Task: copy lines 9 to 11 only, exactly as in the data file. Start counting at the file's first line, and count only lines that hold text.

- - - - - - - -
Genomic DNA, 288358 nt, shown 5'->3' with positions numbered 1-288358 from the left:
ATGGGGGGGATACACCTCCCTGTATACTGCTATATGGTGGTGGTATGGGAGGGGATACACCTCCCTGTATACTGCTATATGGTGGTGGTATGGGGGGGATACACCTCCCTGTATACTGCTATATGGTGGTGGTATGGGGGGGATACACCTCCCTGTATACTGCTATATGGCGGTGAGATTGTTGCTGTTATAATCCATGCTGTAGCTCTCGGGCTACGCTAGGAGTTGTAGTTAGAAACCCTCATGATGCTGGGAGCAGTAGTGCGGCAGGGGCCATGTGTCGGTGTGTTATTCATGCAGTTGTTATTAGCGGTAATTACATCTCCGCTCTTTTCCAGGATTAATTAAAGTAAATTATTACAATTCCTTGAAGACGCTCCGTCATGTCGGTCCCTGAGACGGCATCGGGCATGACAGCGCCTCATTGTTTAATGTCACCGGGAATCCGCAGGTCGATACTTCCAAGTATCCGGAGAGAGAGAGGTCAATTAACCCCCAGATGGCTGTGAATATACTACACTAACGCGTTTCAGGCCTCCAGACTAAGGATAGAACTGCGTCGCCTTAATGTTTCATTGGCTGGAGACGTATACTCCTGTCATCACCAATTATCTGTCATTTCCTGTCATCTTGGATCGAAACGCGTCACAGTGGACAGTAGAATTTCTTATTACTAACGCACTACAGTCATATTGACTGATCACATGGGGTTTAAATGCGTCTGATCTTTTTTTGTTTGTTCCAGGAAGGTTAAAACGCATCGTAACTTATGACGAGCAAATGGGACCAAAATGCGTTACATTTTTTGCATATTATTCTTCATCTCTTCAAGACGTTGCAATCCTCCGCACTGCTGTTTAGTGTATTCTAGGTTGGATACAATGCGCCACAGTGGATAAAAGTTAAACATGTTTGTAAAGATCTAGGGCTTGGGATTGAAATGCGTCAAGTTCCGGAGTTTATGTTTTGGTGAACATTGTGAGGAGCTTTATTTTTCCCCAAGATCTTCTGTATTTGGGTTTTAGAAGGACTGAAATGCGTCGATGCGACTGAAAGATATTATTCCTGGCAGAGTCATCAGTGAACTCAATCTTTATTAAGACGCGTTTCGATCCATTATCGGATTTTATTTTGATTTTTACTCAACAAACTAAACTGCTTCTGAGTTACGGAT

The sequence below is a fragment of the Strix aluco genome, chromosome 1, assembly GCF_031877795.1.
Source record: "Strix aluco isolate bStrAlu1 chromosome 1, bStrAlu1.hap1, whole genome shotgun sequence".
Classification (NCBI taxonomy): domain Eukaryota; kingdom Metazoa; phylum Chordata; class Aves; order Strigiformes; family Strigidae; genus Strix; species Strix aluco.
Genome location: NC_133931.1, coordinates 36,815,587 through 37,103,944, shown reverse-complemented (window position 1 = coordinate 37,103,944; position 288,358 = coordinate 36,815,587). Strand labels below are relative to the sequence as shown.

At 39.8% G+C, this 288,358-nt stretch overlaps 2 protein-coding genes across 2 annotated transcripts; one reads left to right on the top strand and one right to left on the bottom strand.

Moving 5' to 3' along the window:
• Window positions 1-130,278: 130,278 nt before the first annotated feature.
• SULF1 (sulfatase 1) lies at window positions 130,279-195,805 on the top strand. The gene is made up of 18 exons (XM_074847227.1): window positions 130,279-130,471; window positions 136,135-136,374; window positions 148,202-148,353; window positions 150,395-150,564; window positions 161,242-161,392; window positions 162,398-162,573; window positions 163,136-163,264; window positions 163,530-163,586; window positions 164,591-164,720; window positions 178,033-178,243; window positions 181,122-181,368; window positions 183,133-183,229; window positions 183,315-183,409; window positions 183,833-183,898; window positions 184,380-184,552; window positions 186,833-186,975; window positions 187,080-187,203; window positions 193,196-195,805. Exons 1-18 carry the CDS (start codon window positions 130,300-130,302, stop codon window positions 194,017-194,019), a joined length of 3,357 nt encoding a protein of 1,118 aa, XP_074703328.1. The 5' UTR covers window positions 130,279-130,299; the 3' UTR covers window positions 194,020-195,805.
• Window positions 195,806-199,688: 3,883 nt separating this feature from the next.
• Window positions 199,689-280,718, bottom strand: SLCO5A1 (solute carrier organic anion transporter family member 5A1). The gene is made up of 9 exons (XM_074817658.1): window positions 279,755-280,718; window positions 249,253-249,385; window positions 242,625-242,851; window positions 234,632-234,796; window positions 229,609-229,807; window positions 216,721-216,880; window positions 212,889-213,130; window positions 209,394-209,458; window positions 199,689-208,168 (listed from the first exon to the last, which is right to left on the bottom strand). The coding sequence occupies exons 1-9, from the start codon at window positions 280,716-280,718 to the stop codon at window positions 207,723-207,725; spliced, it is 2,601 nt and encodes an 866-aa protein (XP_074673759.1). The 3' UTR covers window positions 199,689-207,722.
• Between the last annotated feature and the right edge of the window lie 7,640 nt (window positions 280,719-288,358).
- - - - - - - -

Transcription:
• Window positions 1-130,278: 130,278 nt before the first annotated feature.
• SULF1 (sulfatase 1) lies at window positions 130,279-195,805 on the top strand. The gene is made up of 18 exons (XM_074847227.1): window positions 130,279-130,471; window positions 136,135-136,374; window positions 148,202-148,353; window positions 150,395-150,564; window positions 161,242-161,392; window positions 162,398-162,573; window positions 163,136-163,264; window positions 163,530-163,586; window positions 164,591-164,720; window positions 178,033-178,243; window positions 181,122-181,368; window positions 183,133-183,229; window positions 183,315-183,409; window positions 183,833-183,898; window positions 184,380-184,552; window positions 186,833-186,975; window positions 187,080-187,203; window positions 193,196-195,805. Exons 1-18 carry the CDS (start codon window positions 130,300-130,302, stop codon window positions 194,017-194,019), a joined length of 3,357 nt encoding a protein of 1,118 aa, XP_074703328.1. The 5' UTR covers window positions 130,279-130,299; the 3' UTR covers window positions 194,020-195,805.
• Window positions 195,806-199,688: 3,883 nt separating this feature from the next.